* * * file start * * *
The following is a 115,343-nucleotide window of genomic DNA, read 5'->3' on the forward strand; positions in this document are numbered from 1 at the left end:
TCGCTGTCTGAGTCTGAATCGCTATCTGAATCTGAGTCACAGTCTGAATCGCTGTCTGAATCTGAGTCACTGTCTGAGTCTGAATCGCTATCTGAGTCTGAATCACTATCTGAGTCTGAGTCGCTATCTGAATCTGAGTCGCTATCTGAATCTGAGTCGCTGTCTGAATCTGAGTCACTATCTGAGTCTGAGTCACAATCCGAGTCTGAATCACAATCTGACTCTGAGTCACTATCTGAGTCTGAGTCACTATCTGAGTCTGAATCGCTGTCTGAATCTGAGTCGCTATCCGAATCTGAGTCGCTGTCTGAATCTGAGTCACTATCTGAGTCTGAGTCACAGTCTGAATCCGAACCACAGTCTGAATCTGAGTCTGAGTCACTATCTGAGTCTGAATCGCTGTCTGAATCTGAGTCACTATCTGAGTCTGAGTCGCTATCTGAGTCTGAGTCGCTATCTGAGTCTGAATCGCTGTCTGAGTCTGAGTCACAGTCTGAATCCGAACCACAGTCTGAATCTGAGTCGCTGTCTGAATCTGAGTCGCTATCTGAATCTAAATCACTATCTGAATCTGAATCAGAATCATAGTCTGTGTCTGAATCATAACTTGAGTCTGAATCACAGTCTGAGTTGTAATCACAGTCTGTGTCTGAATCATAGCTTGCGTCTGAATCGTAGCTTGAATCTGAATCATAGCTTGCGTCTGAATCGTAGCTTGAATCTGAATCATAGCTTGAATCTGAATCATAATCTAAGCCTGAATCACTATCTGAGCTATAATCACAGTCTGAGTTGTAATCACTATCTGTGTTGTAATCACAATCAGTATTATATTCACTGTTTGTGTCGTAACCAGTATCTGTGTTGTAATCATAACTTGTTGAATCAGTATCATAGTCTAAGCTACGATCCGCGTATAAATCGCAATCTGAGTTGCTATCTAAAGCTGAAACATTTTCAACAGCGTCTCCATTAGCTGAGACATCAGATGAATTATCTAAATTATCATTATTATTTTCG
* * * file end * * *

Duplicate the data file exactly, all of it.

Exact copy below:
The following is a 115,343-nucleotide window of genomic DNA, read 5'->3' on the forward strand; positions in this document are numbered from 1 at the left end:
TCGCTGTCTGAGTCTGAATCGCTATCTGAATCTGAGTCACAGTCTGAATCGCTGTCTGAATCTGAGTCACTGTCTGAGTCTGAATCGCTATCTGAGTCTGAATCACTATCTGAGTCTGAGTCGCTATCTGAATCTGAGTCGCTATCTGAATCTGAGTCGCTGTCTGAATCTGAGTCACTATCTGAGTCTGAGTCACAATCCGAGTCTGAATCACAATCTGACTCTGAGTCACTATCTGAGTCTGAGTCACTATCTGAGTCTGAATCGCTGTCTGAATCTGAGTCGCTATCCGAATCTGAGTCGCTGTCTGAATCTGAGTCACTATCTGAGTCTGAGTCACAGTCTGAATCCGAACCACAGTCTGAATCTGAGTCTGAGTCACTATCTGAGTCTGAATCGCTGTCTGAATCTGAGTCACTATCTGAGTCTGAGTCGCTATCTGAGTCTGAGTCGCTATCTGAGTCTGAATCGCTGTCTGAGTCTGAGTCACAGTCTGAATCCGAACCACAGTCTGAATCTGAGTCGCTGTCTGAATCTGAGTCGCTATCTGAATCTAAATCACTATCTGAATCTGAATCAGAATCATAGTCTGTGTCTGAATCATAACTTGAGTCTGAATCACAGTCTGAGTTGTAATCACAGTCTGTGTCTGAATCATAGCTTGCGTCTGAATCGTAGCTTGAATCTGAATCATAGCTTGCGTCTGAATCGTAGCTTGAATCTGAATCATAGCTTGAATCTGAATCATAATCTAAGCCTGAATCACTATCTGAGCTATAATCACAGTCTGAGTTGTAATCACTATCTGTGTTGTAATCACAATCAGTATTATATTCACTGTTTGTGTCGTAACCAGTATCTGTGTTGTAATCATAACTTGTTGAATCAGTATCATAGTCTAAGCTACGATCCGCGTATAAATCGCAATCTGAGTTGCTATCTAAAGCTGAAACATTTTCAACAGCGTCTCCATTAGCTGAGACATCAGATGAATTATCTAAATTATCATTATTATTTTCG